World Economic Forum touts ‘personal carbon allowance programs’ – ‘COVID-19 was the test of social responsibility’ – ‘Huge number of unimaginable restrictions for public health were adopted by billions of citizens’
‘My Carbon’: An approach for inclusive and sustainable cities
By Mridul Kaushik –Mission Director, Smart Cities Mission, Ministry of Housing and Urban Affairs of India
While transport and buildings are the major drivers for emissions in cities, the share of individual emissions is significant.
Personal carbon allowance programs have had limited success due to a lack of awareness and fair mechanism for tracking emissions.
Yet there have been major developments in recent years that could help realise “My Carbon” initiatives.
Cities across the world account for almost 75% of our total carbon emissions. As countries move towards implementing their pledges for a net zero future, urban areas will remain the action ground for decades to come. While transport and buildings are the major drivers for emissions in cities, the share of individual emissions are significant at around 40%.
There have been numerous examples of personal carbon allowance programs in discussions for the last two decades, however they had limited success due to a lack of social acceptance, political resistance, and a lack of awareness and fair mechanism for tracking “My Carbon” emissions.
There have been significant developments in last five to seven years on social, environment and technology fronts that could help realise “My Carbon” initiatives for shaping the future towards smart and sustainable cities.
Specifically, to mention three developments in this context:
1. COVID-19 was the test of social responsibility – A huge number of unimaginable restrictions for public health were adopted by billions of citizens across the world. There were numerous examples globally of maintaining social distancing, wearing masks, mass vaccinations and acceptance of contact-tracing applications for public health, which demonstrated the core of individual social responsibility.
AI can also help strengthen circular economy business models for sustainable cities. Image: Figure adapted from World Economic Forum and Accenture (2018)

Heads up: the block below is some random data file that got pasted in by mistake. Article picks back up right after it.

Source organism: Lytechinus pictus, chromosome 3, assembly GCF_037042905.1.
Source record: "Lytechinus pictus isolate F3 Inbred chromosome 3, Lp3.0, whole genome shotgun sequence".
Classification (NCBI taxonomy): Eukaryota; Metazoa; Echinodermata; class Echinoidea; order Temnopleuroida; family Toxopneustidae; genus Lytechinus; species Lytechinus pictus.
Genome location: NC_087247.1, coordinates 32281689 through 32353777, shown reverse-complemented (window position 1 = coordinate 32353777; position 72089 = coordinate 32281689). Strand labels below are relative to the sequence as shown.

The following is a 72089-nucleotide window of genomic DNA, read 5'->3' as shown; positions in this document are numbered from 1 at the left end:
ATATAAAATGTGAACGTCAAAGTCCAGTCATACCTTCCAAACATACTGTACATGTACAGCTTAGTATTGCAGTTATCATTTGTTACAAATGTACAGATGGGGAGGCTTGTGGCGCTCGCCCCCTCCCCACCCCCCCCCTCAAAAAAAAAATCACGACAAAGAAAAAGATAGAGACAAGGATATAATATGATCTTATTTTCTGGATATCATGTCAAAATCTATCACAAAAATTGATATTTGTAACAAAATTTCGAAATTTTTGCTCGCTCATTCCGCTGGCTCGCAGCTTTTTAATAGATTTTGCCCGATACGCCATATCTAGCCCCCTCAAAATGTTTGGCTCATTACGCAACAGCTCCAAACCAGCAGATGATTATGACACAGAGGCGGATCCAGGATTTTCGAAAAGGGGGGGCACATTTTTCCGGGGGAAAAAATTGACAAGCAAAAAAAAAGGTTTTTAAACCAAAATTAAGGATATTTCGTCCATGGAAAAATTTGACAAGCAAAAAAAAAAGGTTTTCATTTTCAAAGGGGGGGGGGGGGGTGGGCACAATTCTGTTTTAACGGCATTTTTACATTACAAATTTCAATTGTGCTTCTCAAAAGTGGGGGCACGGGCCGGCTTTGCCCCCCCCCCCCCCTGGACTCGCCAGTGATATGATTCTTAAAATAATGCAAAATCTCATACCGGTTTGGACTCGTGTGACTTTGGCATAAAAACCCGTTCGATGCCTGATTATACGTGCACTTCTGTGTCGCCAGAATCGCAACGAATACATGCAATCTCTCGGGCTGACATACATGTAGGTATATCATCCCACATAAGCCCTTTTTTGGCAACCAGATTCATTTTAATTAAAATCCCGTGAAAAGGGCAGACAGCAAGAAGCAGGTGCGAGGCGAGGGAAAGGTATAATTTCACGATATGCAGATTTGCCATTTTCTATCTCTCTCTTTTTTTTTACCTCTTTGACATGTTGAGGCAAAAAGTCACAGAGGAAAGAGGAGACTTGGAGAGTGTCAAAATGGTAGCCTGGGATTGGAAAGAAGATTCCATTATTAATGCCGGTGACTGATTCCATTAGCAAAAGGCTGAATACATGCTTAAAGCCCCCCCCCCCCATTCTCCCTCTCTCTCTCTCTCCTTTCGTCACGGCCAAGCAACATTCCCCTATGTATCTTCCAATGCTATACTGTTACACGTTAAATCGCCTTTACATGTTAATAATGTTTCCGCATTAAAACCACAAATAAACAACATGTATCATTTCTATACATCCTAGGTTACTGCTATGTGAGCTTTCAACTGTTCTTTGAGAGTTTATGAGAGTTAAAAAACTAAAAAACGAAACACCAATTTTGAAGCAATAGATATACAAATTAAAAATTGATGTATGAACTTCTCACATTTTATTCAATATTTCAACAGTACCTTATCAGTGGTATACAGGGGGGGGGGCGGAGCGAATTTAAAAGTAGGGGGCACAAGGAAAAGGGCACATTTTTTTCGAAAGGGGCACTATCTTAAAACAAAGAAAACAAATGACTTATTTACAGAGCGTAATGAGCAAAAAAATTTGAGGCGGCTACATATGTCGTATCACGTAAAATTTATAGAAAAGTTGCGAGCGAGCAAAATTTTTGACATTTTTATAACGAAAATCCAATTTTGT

2. Fourth Industrial Revolution technology breakthroughs – Advances in emerging technologies like AI, blockchain and digitization can enable tracking personal carbon emissions, raise awareness and also provide individual advisories on lower carbon and ethical choices for consumption of product and services. The World Economic Forum’s Scale 360 initiative demonstrates the use of fourth industrial revolution technologies across the whole life cycle of products and services.
There have been major advances in smart home technologies, transport choices with carbon implications, the roll-out of smart meters in providing individual choices to reduce their energy-related emissions, the development of new personalized apps to account for personal emissions, and better personal choices for food and consumption-related emissions. AI can also help strengthen circular economy business models like product as a service models, demand predictions, and smart asset management by combining real time and historical data from products and users.
There is a significant number of programs and applications enabling citizens to contribute towards carbon emissions by providing them in-depth awareness on the choices of personal carbon for food, transport, home energy and lifestyle choices.
Energy efficiency apps like Svalna, give suggestions and statistics regarding greenhouse emissions and offer ways to reduce your personal footprint, which will aid sustainable cities. Image: Svalna
These energy efficiency apps give suggestions and statistics regarding greenhouse emissions and offer ways to reduce your personal footprint. Keeping track of energy consumption in the home and motivating people to make lifestyle changes and to contribute your share towards the betterment of the environment.
3. Raised awareness and ownership for nature and environment – In the last few years, there is an increased awareness and public concern on climate change and specially among youth. The UNDP’s “Peoples’ Climate Vote” reflects that over 64% of people believe climate change is a global emergency. A new Pew Research Center survey in 17 advanced economies found widespread concern about the personal impact of global climate change: 80% of citizens say they are willing to change how they live and work to combat the effects of climate change. Young adults, who have been at the forefront of some of the most prominent climate change protests in recent years, are more concerned than their older counterparts about the personal impact of a warming planet in many public surveys.